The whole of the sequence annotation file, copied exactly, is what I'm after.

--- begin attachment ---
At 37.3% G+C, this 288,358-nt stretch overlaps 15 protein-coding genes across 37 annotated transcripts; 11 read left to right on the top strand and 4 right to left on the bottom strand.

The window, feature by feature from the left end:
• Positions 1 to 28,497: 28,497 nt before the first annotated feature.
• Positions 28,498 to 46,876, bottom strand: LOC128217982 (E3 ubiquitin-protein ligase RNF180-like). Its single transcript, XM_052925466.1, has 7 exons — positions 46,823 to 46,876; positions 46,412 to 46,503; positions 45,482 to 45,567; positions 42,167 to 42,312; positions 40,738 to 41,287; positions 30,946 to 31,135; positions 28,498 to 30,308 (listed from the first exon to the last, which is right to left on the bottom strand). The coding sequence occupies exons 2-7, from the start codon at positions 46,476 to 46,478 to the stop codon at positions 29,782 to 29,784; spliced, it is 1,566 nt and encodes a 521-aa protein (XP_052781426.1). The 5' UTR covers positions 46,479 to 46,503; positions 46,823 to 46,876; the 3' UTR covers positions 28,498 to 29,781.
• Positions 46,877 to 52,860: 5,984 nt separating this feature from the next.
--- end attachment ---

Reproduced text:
At 37.3% G+C, this 288,358-nt stretch overlaps 15 protein-coding genes across 37 annotated transcripts; 11 read left to right on the top strand and 4 right to left on the bottom strand.

The window, feature by feature from the left end:
• Positions 1 to 28,497: 28,497 nt before the first annotated feature.
• Positions 28,498 to 46,876, bottom strand: LOC128217982 (E3 ubiquitin-protein ligase RNF180-like). Its single transcript, XM_052925466.1, has 7 exons — positions 46,823 to 46,876; positions 46,412 to 46,503; positions 45,482 to 45,567; positions 42,167 to 42,312; positions 40,738 to 41,287; positions 30,946 to 31,135; positions 28,498 to 30,308 (listed from the first exon to the last, which is right to left on the bottom strand). The coding sequence occupies exons 2-7, from the start codon at positions 46,476 to 46,478 to the stop codon at positions 29,782 to 29,784; spliced, it is 1,566 nt and encodes a 521-aa protein (XP_052781426.1). The 5' UTR covers positions 46,479 to 46,503; positions 46,823 to 46,876; the 3' UTR covers positions 28,498 to 29,781.
• Positions 46,877 to 52,860: 5,984 nt separating this feature from the next.